This little gem is on sale for $70 off right now. I’m not normally a sale pumper unless it is for stuff I use, I like and I would recommend. If you’ve been on the fence, or waiting for this lens to drop a little, here’s a great opportunity to save a good amount of money on a great little lens.
Find the Panasonic Leica DG Summilux 15mm f/1.7 Aspherical lens on sale at Adorama HERE and B&H HERE.
If you’d like to see my review on the Leica 15mm, you can read that HERE.
Or, if you’d also like to read the head to head (to head) between the Leica 15, and the two Lumix Pancakes (14mm and 20mm) I did a comparison article HERE.
It is a great mate to any of the micro 4/3 cameras, especially the GM bodies, and is compact and lightweight enough to go largely unnoticed in the bag. I’ve been shooting the 15mm on the new GX8 with its 20mp sensor providing great results for me.
The Kipon EF Lens to Micro 4/3 mount smart adapter is a fairly big deal. Not just because it enables aperture adjustment for the electronically controlled EF line of lenses when adapted to a micro 4/3 camera body, but it has also bridged the proprietary technology to gain the use of full auto focus and lens based image stabilization capabilities. Having followed a fairly similar path into the micro 4/3 world as I would imagine many others, I came from a long standing investment in the Canon system. I still shoot my Canon full framers, and have compiled some very nice glass over the years that tends to sit on the shelf more often now that I shoot the micro 4/3 system. I’ve been waiting for a solution to merge my two beloved systems, and Kipon has produced it.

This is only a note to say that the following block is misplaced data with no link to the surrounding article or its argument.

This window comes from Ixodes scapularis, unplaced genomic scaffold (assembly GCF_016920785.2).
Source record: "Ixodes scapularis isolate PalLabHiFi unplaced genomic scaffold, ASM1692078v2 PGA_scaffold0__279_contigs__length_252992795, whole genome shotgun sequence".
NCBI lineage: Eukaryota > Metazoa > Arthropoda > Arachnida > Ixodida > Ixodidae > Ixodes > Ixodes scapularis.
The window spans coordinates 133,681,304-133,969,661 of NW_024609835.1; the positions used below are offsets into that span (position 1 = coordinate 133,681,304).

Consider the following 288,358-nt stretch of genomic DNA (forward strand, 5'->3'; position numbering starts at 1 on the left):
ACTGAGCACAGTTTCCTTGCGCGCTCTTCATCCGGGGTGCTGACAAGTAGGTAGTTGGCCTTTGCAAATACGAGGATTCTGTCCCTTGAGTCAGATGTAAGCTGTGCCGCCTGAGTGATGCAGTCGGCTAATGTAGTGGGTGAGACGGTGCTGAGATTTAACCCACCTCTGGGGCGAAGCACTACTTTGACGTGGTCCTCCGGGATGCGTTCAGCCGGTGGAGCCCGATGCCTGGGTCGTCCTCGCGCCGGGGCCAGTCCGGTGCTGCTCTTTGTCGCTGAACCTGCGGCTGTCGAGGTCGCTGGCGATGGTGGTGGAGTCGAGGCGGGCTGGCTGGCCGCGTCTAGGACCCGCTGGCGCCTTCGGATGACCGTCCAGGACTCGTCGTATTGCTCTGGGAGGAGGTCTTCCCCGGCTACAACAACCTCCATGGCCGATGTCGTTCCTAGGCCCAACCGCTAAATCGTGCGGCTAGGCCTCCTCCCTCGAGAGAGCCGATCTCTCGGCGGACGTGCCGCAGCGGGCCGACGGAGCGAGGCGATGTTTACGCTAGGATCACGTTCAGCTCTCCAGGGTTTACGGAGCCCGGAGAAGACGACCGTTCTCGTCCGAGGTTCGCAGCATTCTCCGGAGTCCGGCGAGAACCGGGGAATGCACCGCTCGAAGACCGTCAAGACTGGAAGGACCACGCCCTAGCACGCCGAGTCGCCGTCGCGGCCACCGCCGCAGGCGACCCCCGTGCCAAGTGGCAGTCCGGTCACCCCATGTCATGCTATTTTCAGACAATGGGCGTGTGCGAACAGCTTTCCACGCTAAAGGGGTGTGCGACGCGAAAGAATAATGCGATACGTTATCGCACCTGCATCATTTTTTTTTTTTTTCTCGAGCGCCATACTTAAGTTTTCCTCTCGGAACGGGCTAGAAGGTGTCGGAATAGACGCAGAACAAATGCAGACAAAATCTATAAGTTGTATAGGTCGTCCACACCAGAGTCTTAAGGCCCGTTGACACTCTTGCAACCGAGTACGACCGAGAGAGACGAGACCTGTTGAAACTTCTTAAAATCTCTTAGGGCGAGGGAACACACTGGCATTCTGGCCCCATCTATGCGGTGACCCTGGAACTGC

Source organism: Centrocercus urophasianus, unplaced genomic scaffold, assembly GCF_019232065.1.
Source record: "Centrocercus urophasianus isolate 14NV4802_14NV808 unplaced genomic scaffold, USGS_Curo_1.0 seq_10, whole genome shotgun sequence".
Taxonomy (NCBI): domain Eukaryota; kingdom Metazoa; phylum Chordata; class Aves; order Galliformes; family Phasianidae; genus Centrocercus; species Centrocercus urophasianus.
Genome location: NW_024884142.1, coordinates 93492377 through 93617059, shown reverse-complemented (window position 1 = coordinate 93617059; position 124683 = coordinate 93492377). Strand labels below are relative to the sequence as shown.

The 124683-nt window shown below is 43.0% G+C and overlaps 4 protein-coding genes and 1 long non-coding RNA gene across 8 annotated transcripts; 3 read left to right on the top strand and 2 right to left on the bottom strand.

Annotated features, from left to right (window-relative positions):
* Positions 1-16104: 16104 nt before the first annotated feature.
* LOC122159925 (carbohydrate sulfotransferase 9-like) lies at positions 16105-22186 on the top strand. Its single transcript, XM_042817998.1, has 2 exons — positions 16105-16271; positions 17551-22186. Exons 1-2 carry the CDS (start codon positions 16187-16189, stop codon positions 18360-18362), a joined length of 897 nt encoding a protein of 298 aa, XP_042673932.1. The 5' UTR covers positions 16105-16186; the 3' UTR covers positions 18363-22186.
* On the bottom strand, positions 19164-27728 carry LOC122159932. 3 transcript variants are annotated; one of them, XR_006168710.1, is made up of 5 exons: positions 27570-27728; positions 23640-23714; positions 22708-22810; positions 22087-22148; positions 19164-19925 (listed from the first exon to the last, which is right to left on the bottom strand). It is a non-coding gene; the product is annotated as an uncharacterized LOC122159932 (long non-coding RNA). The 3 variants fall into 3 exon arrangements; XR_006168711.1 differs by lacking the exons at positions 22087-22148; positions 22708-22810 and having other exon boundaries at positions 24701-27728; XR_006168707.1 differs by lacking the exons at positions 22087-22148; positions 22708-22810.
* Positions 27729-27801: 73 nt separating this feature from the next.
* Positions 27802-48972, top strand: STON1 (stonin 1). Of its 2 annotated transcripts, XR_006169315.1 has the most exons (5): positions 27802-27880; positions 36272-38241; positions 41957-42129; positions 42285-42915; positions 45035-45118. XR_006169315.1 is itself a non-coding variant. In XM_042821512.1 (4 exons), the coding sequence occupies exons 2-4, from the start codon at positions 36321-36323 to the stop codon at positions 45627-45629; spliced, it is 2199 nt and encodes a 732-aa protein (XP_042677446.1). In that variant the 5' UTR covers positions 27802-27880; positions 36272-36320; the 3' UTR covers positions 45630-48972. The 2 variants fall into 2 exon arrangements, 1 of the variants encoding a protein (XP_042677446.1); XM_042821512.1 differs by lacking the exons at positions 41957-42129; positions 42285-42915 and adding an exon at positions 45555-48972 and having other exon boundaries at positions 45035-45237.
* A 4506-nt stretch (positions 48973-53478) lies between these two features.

Enter the new, Kipon EF>m4/3 Smart Adapter. Come on in for some insight and my experience over the last month…
Stabilization. A term that, before a handful of years ago meant “tripod,” or physical bracing technique, has grown to provide various hardware solutions within our camera system of choice. We as consumers have been lucky to have stabilization options within most all digital camera systems, and while image stabilization isn’t going to remedy all problems, it is certainly a nice feature to have.
I’m awaiting a new Panasonic GX8 to arrive within the next couple weeks which will boast a new, dual IS system incorporating both an on sensor IS and lens based IS solution, but before that time, I wanted to really see how the first full frame, 5 axis on sensor/in body image stabilization (IBIS) system from Sony compares to a very good lens based image stabilization (IS) system in the Canon EF lenses, and a better than often credited 2 axis IBIS system from Panasonic’s first foray into on sensor stabilization, in the GX7.
Come on in to see my three different comparisons between these three different offerings, and see if there is a clear winner.